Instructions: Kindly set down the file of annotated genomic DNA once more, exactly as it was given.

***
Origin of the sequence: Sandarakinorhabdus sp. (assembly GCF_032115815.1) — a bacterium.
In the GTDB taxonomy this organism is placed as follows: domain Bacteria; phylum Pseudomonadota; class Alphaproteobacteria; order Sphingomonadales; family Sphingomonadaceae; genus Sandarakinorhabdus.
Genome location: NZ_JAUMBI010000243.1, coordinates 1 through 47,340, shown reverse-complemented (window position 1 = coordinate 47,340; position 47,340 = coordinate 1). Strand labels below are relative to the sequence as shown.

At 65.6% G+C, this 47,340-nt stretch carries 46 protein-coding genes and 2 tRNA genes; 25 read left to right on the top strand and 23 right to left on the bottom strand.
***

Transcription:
Origin of the sequence: Sandarakinorhabdus sp. (assembly GCF_032115815.1) — a bacterium.
In the GTDB taxonomy this organism is placed as follows: domain Bacteria; phylum Pseudomonadota; class Alphaproteobacteria; order Sphingomonadales; family Sphingomonadaceae; genus Sandarakinorhabdus.
Genome location: NZ_JAUMBI010000243.1, coordinates 1 through 47,340, shown reverse-complemented (window position 1 = coordinate 47,340; position 47,340 = coordinate 1). Strand labels below are relative to the sequence as shown.

At 65.6% G+C, this 47,340-nt stretch carries 46 protein-coding genes and 2 tRNA genes; 25 read left to right on the top strand and 23 right to left on the bottom strand.